Oh what a tangled web we weave…
The deal is done. The House passed it, the Senate passed it and the president signed it. Done deal, debt ceiling raised. So, we can all sigh a huge relief right? Er, not really.
Just look at Wall Street yesterday. The Dow Jones closed down, again. The international community was sickened by the circus they saw the U.S. government enter into for this deal; and the country is divided over whether it's happy with the outcome.
What we do know is America is happy something was done on a bipartisan level. And that's where the happiness ends. [See a collection of political cartoons on the budget and deficit.]
What we do know is the Republicans don't really want more cuts, for if they did they would've embraced the president's original plan which would have reduced the deficit by nearly double the very plan they voted in favor of.
We do know the Tea Party holds more than just a checkbook when it comes to Republicans and yes, I'm talking about a body part here.
We do know that every party is now even more divided, fragmented than before. The Republicans can't decide if they want more spending cuts or if they just want to try to make the president a one term leader. The Democrats feel like they've been thrown under a bus, and regardless of their anger over no increased revenues in this plan, many voted for it. And the Tea Party? A movement within the Republican Party, (obviously they don't have the guts to be a party); well, their approval rating has steadily dropped since March, and it seems the only people that bow down to their demands, despite their being a minority, are House Republicans. [Check out political cartoons about the Tea Party.]
And lastly, there is the president, who I feel showed his hand when he told the American people (and the right wing of Congress was listening): 'I won't invoke the 14th amendment to raise this debt ceiling.' Mr. President, stay away from the poker table please! In doing this, the president backed himself into a corner, cutting a deal with Republicans that was clearly in their favor: entitlements may be cut, but tax revenues were ignored. The bottom line is a Democratic president signed an agreement which will stop those unemployed from receiving their extended benefits while continuing to give tax credits to the rich; the rich who pocket the money and have not (nor will they now or ever) use it to stimulate the economy or to create jobs. [See a collection of political cartoons on the economy.]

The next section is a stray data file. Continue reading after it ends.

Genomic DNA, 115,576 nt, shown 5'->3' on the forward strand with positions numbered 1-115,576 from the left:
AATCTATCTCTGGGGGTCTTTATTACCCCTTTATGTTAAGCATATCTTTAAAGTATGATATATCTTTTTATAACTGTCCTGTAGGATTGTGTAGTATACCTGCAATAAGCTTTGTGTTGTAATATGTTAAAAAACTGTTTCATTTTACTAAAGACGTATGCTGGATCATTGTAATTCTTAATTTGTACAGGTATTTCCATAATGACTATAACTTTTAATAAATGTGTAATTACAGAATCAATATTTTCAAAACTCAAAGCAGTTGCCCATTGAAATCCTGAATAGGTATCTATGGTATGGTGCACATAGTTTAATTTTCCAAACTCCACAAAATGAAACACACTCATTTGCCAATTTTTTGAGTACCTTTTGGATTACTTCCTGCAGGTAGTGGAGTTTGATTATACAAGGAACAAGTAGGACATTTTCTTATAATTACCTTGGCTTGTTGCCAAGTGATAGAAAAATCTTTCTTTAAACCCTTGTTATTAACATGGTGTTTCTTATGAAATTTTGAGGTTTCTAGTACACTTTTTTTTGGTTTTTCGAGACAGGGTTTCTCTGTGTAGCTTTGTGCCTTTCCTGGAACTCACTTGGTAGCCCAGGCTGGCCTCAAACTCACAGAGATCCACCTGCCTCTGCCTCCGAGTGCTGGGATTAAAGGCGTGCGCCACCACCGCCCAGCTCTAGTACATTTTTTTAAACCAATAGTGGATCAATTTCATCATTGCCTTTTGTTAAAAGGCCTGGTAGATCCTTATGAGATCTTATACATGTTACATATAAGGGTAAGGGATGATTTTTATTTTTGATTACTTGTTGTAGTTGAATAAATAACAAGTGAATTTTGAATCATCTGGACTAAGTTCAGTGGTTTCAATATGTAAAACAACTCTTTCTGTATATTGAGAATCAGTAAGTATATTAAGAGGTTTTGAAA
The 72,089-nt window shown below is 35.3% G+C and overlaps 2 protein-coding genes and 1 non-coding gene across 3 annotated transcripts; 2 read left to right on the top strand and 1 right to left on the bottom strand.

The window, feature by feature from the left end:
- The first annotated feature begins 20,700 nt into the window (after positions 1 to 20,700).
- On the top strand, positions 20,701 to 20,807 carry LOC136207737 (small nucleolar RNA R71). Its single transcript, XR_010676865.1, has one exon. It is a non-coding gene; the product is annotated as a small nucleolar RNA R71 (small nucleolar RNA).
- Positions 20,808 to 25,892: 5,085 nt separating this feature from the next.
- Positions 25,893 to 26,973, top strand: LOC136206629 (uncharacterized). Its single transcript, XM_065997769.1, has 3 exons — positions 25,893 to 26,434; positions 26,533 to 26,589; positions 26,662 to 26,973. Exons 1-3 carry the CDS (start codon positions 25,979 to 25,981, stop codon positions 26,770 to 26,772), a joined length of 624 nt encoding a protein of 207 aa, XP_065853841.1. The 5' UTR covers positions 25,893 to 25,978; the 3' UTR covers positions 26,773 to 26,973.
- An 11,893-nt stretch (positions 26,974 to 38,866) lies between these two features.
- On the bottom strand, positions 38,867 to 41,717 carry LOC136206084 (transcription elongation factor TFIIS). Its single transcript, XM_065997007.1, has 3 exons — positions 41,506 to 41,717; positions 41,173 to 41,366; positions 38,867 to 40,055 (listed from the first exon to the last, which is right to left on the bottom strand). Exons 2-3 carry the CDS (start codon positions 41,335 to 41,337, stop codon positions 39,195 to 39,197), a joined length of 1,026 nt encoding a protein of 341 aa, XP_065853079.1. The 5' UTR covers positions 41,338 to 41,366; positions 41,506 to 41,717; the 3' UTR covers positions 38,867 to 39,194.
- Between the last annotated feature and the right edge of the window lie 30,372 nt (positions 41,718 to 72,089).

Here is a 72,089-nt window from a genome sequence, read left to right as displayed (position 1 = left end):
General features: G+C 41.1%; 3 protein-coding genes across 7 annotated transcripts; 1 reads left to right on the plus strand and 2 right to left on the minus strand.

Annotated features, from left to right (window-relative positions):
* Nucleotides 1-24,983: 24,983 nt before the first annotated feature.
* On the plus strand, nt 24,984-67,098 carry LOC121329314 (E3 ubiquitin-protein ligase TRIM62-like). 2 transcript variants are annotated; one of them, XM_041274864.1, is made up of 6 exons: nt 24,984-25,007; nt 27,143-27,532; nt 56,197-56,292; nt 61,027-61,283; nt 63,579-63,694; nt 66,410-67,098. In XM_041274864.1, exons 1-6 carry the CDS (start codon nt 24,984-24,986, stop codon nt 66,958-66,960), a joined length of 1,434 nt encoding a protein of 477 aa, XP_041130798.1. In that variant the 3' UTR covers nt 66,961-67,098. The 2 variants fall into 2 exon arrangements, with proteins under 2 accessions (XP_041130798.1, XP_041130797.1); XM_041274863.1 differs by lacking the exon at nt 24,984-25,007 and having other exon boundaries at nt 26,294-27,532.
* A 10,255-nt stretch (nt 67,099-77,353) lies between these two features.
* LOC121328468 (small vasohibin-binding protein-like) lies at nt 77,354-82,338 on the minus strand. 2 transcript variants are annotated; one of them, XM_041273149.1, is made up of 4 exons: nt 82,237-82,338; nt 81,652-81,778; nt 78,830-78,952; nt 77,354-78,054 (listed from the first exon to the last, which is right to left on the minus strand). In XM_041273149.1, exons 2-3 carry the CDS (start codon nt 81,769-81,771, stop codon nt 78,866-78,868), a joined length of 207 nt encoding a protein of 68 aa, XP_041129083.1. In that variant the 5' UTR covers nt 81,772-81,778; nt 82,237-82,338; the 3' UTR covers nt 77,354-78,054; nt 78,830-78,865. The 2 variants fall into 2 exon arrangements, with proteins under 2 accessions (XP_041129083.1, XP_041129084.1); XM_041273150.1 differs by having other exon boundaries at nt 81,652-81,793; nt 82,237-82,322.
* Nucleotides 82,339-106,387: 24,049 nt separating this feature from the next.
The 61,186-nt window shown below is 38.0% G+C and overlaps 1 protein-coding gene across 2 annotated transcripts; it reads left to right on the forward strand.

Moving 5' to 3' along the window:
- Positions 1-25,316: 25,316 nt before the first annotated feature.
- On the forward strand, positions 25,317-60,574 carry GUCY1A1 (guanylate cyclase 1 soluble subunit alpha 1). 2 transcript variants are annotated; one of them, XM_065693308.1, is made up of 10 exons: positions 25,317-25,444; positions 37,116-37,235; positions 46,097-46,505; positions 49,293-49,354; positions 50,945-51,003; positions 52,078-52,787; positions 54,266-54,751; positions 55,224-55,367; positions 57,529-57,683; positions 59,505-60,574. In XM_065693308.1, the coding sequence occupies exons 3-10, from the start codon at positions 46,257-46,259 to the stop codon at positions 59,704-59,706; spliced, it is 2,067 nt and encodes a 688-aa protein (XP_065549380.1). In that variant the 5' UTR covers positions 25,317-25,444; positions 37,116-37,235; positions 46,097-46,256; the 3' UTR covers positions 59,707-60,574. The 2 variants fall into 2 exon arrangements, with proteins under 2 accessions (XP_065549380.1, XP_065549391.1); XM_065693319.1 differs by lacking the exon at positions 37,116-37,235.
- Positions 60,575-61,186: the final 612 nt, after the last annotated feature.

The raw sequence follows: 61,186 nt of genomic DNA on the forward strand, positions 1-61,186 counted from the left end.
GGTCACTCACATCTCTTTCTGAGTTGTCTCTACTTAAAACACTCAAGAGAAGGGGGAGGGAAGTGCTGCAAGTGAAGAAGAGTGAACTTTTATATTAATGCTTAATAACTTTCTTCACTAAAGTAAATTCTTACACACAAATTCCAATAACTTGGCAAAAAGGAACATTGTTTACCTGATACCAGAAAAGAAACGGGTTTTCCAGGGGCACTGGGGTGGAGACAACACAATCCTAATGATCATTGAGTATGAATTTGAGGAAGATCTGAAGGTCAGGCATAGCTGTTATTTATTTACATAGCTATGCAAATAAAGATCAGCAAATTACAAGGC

A Democrat, imagine.
I am hoping someday I can look back upon this and think the president had an ace up his sleeve; but for now, I see that he bent over for Republicans in an attempt to gain independent votes and in doing so, perhaps lost as many liberal Democratic votes as the votes he gained.
Even sadder is that this is not over. This circus, this nightmare has just begun. Round two is right around the holidays; when medical providers can look forward to more cuts and seniors can look forward to lining up on sidewalks outside of emergency rooms to find someone, anyone to treat them if a deal can't be done. And with these guys in Washington? A deal can't be done.
Call me a pessimist, I'd rather be called realistic. Anyway you look at this, in my opinion, we've been had America.